The Importance of Emotional Education in the Classroom
They say that social and emotional skills are indicators of a person’s ability to adapt to their surroundings and to change. They also say that emotional skills are a good indicator of success in the future. For these reasons, we’re going to see why it’s important to integrate emotional education in the classroom.
Basic developmental skills like sociability, emotional stability, sympathy, and awareness can be just as important as cognitive intelligence, maybe even more so – especially in terms of what a person will dedicate themselves to in the future.
It can seem difficult for educators to find effective ways to prioritize emotional and social skills. It’s hard to know how to teach these abilities or how to evaluate them. However, it’s important to remember that teaching emotional skills isn’t just a passing fad. We have to learn to pay better attention to emotions and treat them as another priority in the classroom.
General education should always teach children social skills and include strategies to transmit important lessons regarding our emotions. We shouldn’t need reminding that emotions are a part of our lives in every moment, 24 hours a day. Children will continue to have to deal with emotions throughout their lives. They need to know how to manage them.
Emotional education contributes directly to the success and happiness the child will encounter as an adult. Moreover, for many children, school is the only place where they can address any deficiencies in these areas. They may come from troubled families or they may lack certain resources at home.
Combining emotional education and academic development
Learning experiences can combine emotional abilities and academic development. This will improve the quality of the learning environment overall.
Students will learn to be more effective in their present classes and when they enter the workforce as adults. Better emotional control and awareness will also help improve the society of tomorrow.
Studies about emotional education in the classroom
In Ready to Lead, a report produced by an organization called the Collaborative for Social, Emotional, and Academic Learning (CASEL) in the United States, the researchers presented the results of their survey regarding emotional and social intelligence.
They found that emotional intelligence helps to prepare children and it can transform schools. There’s ample data to support the importance of developing emotional education in the classroom, especially in conjunction with academic development.
The report also cites a meta-analysis from 2011 where it’s shown that students who work on their emotional education in the classroom have better levels of academic performance. Their academic work is 11 percentage points higher than those who don’t receive any education geared to their emotions.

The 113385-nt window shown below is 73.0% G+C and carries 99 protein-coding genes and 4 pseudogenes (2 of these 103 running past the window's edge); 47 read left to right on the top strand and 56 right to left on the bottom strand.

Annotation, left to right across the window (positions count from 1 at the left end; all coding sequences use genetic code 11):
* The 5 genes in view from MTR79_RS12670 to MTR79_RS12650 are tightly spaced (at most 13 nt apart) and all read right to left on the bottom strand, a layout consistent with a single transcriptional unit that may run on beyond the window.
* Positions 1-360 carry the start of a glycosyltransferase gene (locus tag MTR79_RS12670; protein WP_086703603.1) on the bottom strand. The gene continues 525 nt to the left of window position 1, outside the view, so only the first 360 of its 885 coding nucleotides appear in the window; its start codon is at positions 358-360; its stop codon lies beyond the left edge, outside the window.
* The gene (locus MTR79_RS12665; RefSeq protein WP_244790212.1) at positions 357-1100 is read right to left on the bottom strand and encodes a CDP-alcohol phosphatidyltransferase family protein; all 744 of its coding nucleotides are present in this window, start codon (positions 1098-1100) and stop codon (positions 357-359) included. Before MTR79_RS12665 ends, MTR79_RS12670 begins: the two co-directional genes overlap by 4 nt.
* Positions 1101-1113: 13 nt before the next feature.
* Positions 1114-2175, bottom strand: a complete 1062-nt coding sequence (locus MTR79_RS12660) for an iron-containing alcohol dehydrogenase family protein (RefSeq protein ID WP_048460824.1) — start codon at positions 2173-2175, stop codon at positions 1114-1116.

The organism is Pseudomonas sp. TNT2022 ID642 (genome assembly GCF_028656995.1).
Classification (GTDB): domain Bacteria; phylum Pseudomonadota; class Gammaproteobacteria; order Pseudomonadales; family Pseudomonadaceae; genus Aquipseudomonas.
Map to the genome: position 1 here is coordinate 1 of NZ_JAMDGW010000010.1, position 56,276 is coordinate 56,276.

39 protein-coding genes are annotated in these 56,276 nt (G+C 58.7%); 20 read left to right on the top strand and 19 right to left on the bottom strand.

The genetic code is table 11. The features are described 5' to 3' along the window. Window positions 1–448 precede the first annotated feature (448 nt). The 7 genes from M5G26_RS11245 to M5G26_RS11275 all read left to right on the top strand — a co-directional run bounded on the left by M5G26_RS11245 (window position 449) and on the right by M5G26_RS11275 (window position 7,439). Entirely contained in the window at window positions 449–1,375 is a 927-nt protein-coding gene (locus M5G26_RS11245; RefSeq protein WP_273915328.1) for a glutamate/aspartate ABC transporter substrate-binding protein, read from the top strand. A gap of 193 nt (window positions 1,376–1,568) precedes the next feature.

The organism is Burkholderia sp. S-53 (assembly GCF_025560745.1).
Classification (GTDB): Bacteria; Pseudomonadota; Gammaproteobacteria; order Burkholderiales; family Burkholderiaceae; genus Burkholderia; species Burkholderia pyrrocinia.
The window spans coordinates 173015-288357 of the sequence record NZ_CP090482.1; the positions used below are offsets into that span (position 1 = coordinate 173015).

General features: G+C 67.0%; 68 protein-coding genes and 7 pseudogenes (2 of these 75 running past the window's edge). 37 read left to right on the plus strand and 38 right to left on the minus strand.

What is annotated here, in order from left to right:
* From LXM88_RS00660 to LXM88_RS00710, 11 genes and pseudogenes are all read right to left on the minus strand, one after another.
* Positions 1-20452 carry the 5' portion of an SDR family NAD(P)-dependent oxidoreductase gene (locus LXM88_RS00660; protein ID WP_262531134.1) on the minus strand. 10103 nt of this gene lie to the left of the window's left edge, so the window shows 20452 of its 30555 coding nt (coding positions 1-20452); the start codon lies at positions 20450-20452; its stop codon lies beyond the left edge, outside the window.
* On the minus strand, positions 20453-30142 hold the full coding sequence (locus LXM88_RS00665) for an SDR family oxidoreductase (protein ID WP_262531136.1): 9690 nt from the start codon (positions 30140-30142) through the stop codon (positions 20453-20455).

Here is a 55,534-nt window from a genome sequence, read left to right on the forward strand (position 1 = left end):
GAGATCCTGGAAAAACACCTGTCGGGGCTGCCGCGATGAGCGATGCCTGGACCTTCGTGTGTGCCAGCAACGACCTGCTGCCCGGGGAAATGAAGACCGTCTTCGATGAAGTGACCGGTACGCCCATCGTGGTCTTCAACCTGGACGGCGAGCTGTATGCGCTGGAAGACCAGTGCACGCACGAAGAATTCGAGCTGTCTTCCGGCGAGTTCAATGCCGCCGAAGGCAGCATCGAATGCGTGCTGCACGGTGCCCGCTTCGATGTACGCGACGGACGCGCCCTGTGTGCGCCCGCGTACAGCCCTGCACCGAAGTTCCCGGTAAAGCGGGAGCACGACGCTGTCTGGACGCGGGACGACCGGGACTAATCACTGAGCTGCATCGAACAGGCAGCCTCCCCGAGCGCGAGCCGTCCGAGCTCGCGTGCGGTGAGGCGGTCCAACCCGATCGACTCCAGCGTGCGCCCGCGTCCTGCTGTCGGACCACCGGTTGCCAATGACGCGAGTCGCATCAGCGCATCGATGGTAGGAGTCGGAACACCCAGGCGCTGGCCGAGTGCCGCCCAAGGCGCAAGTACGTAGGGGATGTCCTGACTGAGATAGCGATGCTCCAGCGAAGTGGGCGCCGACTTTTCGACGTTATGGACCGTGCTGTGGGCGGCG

Furthermore, the report shares findings regarding advances made in neuroscience that show how working on emotional intelligence in childhood is fundamental to lifelong emotional health and coping abilities.
“Working on emotional intelligence in childhood education can have academic benefits in the long run. Benefits like improvements in reading capacity and vocabulary acquisition.”
How do teachers feel about working on emotional education in the classroom?
According to the CASEL report, the interest in developing emotional intelligence is high among school teachers and administrators. The directors, specifically, seem to show a lot of interest in developing methods for teaching emotional intelligence.
When will it become a priority?
Although the large majority of interested parties in education are in agreement that emotional education is important, they tend to be on the margins. Educators, normally, show more interest in the purely academic than the overall development of the child.
It could just be a question of time before emotional education is widely adopted. Hopefully, in the near future, we’ll find more and more acceptance and integration of this approach in schools.
The advances that have been made in this area of education will gradually change pedagogical approaches more widely. It’s a long and slow process, but one that’s very necessary.
All cited sources were thoroughly reviewed by our team to ensure their quality, reliability, currency, and validity. The bibliography of this article was considered reliable and of academic or scientific accuracy.
- Jennifer L. DePaoli, Matthew N. Atwell, John Bridgeland. (2017).Ready to Lead. CASEL.
- Belfield, C., Bowden, B., Klapp, A., Levin, H., Shand, R., & Zander, S. (2015). The Economic Value of Social and Emotional Learning. New York: Columbia University.
- Oleksandr S. Chernyshenko, Miloš Kankaraš, Fritz Drasgow. (2018). Social and Emotional SkillsWell-being, connectedness and success. OECD.